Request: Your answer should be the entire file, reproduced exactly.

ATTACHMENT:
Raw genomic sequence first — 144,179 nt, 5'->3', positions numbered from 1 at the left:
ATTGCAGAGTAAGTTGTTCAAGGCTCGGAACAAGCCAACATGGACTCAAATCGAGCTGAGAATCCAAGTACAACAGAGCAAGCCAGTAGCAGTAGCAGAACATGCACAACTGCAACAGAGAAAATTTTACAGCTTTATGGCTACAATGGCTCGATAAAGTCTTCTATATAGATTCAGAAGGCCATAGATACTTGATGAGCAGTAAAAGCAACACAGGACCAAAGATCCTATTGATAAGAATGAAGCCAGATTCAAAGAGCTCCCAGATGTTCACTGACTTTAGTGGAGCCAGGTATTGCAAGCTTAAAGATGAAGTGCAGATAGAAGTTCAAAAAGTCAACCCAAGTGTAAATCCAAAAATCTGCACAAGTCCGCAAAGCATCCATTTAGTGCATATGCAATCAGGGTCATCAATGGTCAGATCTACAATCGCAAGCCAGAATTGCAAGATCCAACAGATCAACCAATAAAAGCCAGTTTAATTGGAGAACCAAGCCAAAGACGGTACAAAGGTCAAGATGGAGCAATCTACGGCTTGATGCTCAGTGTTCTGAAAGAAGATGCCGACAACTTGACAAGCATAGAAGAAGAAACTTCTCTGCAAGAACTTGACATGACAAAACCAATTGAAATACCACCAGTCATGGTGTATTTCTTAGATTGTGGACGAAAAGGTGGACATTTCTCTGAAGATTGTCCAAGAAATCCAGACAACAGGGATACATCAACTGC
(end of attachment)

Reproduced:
Raw genomic sequence first — 144,179 nt, 5'->3', positions numbered from 1 at the left:
ATTGCAGAGTAAGTTGTTCAAGGCTCGGAACAAGCCAACATGGACTCAAATCGAGCTGAGAATCCAAGTACAACAGAGCAAGCCAGTAGCAGTAGCAGAACATGCACAACTGCAACAGAGAAAATTTTACAGCTTTATGGCTACAATGGCTCGATAAAGTCTTCTATATAGATTCAGAAGGCCATAGATACTTGATGAGCAGTAAAAGCAACACAGGACCAAAGATCCTATTGATAAGAATGAAGCCAGATTCAAAGAGCTCCCAGATGTTCACTGACTTTAGTGGAGCCAGGTATTGCAAGCTTAAAGATGAAGTGCAGATAGAAGTTCAAAAAGTCAACCCAAGTGTAAATCCAAAAATCTGCACAAGTCCGCAAAGCATCCATTTAGTGCATATGCAATCAGGGTCATCAATGGTCAGATCTACAATCGCAAGCCAGAATTGCAAGATCCAACAGATCAACCAATAAAAGCCAGTTTAATTGGAGAACCAAGCCAAAGACGGTACAAAGGTCAAGATGGAGCAATCTACGGCTTGATGCTCAGTGTTCTGAAAGAAGATGCCGACAACTTGACAAGCATAGAAGAAGAAACTTCTCTGCAAGAACTTGACATGACAAAACCAATTGAAATACCACCAGTCATGGTGTATTTCTTAGATTGTGGACGAAAAGGTGGACATTTCTCTGAAGATTGTCCAAGAAATCCAGACAACAGGGATACATCAACTGC